Recently, I was attempting to find an activity for my friend and I to do together. As per usual, I ended up on the Eventbrite app, and that’s where I came across several listings from Evoolution (104 Street & Enjoy Centre locations). Once or twice a month they hold events in the evening. After the store is closed, they prep the space to seat a large table of about ten people — more can be accommodated in St. Albert’s Enjoy Centre — who will be taken through an educational tasting and full 3-course meal that highlights how olive oils and balsamic vinegars can be used at home.

A booklet with lots of info on their products and the menu for the evening.

For $35 plus tax per person, we were taken through the proper way to taste olive oil using the strippaggio method (similar to how one might taste a fine wine). A dark blue tulip glass is cupped in the hands and warmed before taking a sip. With teeth clenched, you then have to suck air into the mouth until the oil hits the back of the throat. Doing so allows for the oil to be stripped and the flavour to be revealed. The difference between basic store bought extra virgin olive oil and the premium ones sold at Evoolution is staggering. Signs of an excellent olive oil come down to three things: smell, taste, and texture. Surprisingly, the colour and clarity doesn’t matter so much. What you are looking for is an earthy/grassy scent, a pepperiness on the tongue (high polyphenols, a.k.a. antioxidants, bring that out), and a smooth finish with no film or residue left in the mouth.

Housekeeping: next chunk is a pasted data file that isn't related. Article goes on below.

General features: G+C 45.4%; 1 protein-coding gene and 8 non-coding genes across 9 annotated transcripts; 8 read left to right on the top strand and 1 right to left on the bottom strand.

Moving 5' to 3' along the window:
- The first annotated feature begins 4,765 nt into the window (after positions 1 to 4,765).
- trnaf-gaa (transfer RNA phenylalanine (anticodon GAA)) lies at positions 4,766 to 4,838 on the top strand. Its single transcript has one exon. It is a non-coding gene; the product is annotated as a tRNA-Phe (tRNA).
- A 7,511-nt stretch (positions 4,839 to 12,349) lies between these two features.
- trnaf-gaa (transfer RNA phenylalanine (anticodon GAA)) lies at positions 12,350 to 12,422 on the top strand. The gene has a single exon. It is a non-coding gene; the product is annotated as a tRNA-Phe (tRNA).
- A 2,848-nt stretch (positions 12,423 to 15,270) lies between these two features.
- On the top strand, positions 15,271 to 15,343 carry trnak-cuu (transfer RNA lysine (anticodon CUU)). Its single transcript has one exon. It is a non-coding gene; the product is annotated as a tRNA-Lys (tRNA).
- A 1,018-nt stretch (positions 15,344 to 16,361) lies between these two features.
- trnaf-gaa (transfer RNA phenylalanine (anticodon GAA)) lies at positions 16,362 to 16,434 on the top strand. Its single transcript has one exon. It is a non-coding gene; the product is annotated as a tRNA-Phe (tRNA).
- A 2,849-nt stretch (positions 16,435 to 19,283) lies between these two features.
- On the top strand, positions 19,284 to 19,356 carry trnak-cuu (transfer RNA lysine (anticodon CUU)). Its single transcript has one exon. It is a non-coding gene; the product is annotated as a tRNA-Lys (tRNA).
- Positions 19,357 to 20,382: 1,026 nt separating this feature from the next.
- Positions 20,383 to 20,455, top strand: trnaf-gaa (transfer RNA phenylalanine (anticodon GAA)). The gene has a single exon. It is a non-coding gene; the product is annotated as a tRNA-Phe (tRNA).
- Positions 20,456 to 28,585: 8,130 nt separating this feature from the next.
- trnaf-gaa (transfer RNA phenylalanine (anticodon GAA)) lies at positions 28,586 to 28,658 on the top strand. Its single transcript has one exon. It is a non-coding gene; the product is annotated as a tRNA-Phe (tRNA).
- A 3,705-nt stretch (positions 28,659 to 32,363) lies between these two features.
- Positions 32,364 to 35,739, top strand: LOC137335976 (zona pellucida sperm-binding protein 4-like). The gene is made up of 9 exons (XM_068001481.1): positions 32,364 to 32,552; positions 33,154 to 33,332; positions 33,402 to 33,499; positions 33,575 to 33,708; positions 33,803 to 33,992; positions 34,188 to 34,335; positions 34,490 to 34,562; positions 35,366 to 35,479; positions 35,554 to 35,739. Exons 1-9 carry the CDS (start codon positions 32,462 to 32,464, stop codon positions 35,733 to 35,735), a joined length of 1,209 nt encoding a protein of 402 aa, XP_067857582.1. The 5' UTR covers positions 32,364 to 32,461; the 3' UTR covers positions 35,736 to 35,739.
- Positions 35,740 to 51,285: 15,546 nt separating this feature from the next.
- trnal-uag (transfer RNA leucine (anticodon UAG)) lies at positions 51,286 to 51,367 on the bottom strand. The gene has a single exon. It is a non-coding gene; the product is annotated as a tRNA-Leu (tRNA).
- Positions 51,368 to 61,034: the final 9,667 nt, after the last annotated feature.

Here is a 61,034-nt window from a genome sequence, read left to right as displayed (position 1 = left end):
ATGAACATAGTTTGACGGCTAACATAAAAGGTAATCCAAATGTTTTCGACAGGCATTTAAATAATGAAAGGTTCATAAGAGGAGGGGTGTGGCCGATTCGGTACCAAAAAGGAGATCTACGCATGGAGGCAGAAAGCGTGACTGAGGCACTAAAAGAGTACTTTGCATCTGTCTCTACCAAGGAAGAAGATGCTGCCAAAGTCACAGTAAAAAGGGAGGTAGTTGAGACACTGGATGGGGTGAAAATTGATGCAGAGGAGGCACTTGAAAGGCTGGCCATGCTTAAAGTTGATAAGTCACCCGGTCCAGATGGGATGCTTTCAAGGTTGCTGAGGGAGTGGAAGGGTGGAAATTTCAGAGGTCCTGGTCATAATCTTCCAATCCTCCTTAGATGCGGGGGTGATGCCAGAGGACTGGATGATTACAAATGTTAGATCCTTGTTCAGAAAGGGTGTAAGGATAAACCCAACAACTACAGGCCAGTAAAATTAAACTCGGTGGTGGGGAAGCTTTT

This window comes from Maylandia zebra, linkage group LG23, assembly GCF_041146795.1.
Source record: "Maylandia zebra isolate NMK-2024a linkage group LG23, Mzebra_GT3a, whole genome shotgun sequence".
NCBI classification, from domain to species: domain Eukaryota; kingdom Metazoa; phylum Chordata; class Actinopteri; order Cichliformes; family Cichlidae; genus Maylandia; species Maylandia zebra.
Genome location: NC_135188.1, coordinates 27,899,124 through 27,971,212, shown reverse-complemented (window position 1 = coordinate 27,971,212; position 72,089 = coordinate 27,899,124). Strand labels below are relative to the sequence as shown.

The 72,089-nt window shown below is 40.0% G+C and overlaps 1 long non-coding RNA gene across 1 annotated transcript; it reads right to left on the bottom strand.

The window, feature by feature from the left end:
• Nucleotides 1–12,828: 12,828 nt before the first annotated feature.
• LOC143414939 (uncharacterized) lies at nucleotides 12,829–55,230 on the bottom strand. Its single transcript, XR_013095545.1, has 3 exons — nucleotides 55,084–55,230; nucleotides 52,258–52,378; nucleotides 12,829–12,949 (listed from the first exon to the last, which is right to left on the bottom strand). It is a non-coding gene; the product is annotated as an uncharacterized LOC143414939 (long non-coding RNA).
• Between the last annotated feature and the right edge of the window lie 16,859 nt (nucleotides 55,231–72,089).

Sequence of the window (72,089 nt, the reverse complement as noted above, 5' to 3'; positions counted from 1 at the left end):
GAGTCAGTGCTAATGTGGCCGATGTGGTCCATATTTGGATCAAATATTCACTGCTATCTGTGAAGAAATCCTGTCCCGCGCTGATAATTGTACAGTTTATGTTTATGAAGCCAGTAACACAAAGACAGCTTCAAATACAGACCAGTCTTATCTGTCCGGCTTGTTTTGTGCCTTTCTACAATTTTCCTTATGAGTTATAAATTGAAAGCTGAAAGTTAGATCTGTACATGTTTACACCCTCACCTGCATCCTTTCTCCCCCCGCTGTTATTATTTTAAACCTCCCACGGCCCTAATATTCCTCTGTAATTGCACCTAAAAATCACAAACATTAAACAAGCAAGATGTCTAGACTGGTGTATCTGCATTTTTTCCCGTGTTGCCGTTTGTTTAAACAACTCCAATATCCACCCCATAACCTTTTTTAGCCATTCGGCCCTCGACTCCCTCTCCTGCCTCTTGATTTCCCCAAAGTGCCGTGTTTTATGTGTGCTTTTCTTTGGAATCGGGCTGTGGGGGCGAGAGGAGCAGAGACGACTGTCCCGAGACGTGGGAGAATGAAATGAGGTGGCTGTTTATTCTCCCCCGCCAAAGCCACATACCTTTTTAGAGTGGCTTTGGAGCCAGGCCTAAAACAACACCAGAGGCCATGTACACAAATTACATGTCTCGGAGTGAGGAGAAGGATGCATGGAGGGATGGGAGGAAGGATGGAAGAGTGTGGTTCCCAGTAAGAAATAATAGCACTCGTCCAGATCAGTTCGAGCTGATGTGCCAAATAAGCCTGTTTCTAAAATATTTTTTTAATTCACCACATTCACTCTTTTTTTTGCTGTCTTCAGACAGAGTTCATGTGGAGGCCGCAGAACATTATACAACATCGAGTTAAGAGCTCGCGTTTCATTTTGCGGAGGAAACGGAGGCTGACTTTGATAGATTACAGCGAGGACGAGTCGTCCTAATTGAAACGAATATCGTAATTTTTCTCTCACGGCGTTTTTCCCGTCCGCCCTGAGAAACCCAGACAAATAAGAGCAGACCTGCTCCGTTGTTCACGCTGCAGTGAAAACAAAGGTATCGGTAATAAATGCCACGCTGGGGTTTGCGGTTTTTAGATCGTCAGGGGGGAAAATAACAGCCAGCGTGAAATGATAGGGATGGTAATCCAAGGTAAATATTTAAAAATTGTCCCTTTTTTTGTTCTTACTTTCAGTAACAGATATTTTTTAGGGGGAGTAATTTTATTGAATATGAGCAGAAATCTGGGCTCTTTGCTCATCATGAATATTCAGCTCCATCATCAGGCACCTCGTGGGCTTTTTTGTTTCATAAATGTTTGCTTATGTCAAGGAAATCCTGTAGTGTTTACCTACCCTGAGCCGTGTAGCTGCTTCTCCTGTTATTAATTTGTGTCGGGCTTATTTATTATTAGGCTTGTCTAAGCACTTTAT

Better quality olive oils shouldn’t even list an expiry date. What needs to be indicated, though, is the crush date of the olives used to make the batch. It should last for 12 to 14 months after the bottle is opened without any issue. Still, it’s ideally consumed within 6 months since the freshness starts to break down as soon as it’s opened and continues to do so every time air comes into contact with the oil. Nonetheless, you’ll know if it has gone bad as olive oil does become rancid. We also learned that the best olive oils tend to have high smoke points because of their fatty acid content, making them fantastic for use at high heats of up to 450 degrees. That’s contrary to the myth that they are not to be used for cooking.

Complimentary mini bottles of olive oil and balsamic vinegar were given to each guest.